“Is Trump starting a war with Iran?” The question, posed by Jacob Heilbrunn of the National Interest this week, is easily answered. With John Bolton serving as America's National Security Adviser, it's a go. In fact, armed conflict is an historic inevitability with him. Three years ago, he told the New York Times of the “inconvenient truth”: only military action will work with Iran, not sanctions, not nuclear deals.

Bombs away, says John Bolton

If belligerence is any indication, we're poised to strike. Bolton is the same militarist who pushed Bush to war in Iraq.

He's a quick-draw cowboy, and Trump is a wannabe. The way each talks, it's as if we have no history, no knowledge of the horrors of war. And in this nuclear age, any military action could be the end of us. Artist Leonard Baskin saw the future during the Cold War and created the giant woodcut he called “Hydrogen Man.” The image, detailing the effects of radioactive contamination, showed a figure reduced to a boneless mound of protoplasm. In the artist's words, noted on the exhibit label at the Museum of Modern Art in 1954, “Our human frame, our gutted mansion, our enveloping sack of beef and ash is yet a glory.”

When ignorance is not bliss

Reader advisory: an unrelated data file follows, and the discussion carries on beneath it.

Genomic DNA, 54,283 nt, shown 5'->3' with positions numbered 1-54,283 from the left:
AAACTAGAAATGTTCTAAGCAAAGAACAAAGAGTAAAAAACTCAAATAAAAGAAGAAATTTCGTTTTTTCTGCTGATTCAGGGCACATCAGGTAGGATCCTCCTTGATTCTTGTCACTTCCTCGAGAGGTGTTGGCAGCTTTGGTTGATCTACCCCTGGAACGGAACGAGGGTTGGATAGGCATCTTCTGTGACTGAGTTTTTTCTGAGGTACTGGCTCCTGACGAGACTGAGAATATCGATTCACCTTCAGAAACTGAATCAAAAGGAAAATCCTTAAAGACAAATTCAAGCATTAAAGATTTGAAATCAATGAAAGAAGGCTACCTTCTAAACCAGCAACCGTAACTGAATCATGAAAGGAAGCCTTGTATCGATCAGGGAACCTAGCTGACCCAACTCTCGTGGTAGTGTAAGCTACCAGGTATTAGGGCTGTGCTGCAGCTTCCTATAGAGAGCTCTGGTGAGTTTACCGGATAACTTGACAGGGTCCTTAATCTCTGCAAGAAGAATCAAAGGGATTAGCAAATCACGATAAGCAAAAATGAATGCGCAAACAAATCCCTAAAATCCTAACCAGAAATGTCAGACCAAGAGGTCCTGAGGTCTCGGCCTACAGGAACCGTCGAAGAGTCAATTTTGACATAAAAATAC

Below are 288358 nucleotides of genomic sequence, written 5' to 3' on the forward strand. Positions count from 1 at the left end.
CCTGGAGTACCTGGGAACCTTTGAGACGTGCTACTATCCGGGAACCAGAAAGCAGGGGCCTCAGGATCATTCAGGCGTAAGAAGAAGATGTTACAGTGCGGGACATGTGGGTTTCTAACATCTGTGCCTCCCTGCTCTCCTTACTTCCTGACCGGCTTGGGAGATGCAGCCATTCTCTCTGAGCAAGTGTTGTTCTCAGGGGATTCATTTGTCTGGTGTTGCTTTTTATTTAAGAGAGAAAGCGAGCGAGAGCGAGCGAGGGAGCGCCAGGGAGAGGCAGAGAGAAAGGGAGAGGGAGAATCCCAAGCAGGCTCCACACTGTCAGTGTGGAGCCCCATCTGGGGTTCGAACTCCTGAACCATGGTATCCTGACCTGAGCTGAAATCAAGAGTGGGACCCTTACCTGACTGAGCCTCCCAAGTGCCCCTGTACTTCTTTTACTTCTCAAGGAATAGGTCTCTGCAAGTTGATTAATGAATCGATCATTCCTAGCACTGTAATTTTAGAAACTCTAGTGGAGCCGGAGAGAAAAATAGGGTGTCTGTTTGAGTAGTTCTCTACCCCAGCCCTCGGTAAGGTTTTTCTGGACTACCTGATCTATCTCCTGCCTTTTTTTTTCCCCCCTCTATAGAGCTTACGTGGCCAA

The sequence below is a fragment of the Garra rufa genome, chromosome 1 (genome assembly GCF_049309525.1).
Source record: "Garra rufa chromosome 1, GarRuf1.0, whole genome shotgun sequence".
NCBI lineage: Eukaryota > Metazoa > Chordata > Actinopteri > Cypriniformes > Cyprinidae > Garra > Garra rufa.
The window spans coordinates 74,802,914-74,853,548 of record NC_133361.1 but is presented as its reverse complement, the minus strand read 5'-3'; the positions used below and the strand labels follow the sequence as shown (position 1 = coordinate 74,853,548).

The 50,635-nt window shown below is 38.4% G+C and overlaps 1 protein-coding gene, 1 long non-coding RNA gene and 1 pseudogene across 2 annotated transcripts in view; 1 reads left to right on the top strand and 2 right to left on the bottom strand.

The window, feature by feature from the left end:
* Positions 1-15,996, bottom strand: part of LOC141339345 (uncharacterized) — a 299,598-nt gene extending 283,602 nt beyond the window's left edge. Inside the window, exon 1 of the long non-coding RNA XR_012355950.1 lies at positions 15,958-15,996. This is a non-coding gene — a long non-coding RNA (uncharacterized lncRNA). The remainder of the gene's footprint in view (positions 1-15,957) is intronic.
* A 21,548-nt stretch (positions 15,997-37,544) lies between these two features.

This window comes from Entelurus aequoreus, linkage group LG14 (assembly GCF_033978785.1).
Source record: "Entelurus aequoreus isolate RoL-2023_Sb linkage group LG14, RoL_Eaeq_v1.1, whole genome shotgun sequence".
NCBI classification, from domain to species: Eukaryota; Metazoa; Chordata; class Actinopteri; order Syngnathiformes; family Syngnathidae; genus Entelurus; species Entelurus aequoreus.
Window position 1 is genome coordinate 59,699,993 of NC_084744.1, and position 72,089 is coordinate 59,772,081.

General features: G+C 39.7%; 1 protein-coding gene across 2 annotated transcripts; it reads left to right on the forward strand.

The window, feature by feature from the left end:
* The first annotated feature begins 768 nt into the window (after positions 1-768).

Talk about “inconvenient truth,” how can these Washington gunslingers be so oblivious to the consequences of war today?

Maybe Trump and Bolton should be pressed to see “Hydrogen Man,” or else learn the lessons of enmity from anti-war novels like “Novel Without a Name” by Duong Thu Huong of Vietnam in 1991. Particular lines live in the mind as graphically as Baskin's woodcut: “There is no way back to the source, to the place where the pure, clear water once gushed forth.

The river has cut across the countryside, the town dragging refuse and mud in its wake.” The key part of those simple, declarative sentences is, “there is no way back.”

When art and literature can make a difference

Another novel to wake up the president and his National Security Adviser to the collateral damage of aggression could be Erich Maria Remarque's story about the monstrosities of the first world war, “All Quiet on the Western Front.” They could see their cowboy ways played out by German teens pumped on the glory of battle and ultimately destroyed by it.

Even before death, they knew better when they witnessed soldiers' lives thrown away by commanders sitting in comfort away from the front lines. Trump and Bolton are the latter-day commanders – indifferent, uninterested.

Crash course in sensitivity training

But given that Trump doesn't like to read, he could skip to the final chapter of Remarque's book where the last teen standing, left to remember the nightmare of war, kills himself as the arm declares, “All quiet on the Western Front.”